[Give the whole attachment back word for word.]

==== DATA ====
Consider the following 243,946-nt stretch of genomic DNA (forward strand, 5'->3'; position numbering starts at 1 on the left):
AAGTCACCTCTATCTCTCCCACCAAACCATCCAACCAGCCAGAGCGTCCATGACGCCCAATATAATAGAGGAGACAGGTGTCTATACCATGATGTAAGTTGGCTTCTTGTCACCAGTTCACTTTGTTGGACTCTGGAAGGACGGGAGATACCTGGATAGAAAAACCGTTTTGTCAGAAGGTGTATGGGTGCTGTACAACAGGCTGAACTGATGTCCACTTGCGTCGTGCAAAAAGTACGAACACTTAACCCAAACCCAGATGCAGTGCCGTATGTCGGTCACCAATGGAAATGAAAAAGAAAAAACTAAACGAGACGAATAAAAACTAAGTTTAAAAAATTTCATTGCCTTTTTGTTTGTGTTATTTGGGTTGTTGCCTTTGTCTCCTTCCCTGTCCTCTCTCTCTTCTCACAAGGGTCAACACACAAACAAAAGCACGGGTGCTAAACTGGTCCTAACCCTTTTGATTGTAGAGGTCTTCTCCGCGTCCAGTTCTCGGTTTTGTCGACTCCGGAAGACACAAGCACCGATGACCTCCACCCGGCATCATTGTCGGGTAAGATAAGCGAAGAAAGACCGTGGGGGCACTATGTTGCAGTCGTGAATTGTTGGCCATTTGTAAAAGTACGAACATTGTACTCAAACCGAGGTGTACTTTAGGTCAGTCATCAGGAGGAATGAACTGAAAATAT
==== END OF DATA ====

Consider the following 243,946-nt stretch of genomic DNA (forward strand, 5'->3'; position numbering starts at 1 on the left):
AAGTCACCTCTATCTCTCCCACCAAACCATCCAACCAGCCAGAGCGTCCATGACGCCCAATATAATAGAGGAGACAGGTGTCTATACCATGATGTAAGTTGGCTTCTTGTCACCAGTTCACTTTGTTGGACTCTGGAAGGACGGGAGATACCTGGATAGAAAAACCGTTTTGTCAGAAGGTGTATGGGTGCTGTACAACAGGCTGAACTGATGTCCACTTGCGTCGTGCAAAAAGTACGAACACTTAACCCAAACCCAGATGCAGTGCCGTATGTCGGTCACCAATGGAAATGAAAAAGAAAAAACTAAACGAGACGAATAAAAACTAAGTTTAAAAAATTTCATTGCCTTTTTGTTTGTGTTATTTGGGTTGTTGCCTTTGTCTCCTTCCCTGTCCTCTCTCTCTTCTCACAAGGGTCAACACACAAACAAAAGCACGGGTGCTAAACTGGTCCTAACCCTTTTGATTGTAGAGGTCTTCTCCGCGTCCAGTTCTCGGTTTTGTCGACTCCGGAAGACACAAGCACCGATGACCTCCACCCGGCATCATTGTCGGGTAAGATAAGCGAAGAAAGACCGTGGGGGCACTATGTTGCAGTCGTGAATTGTTGGCCATTTGTAAAAGTACGAACATTGTACTCAAACCGAGGTGTACTTTAGGTCAGTCATCAGGAGGAATGAACTGAAAATAT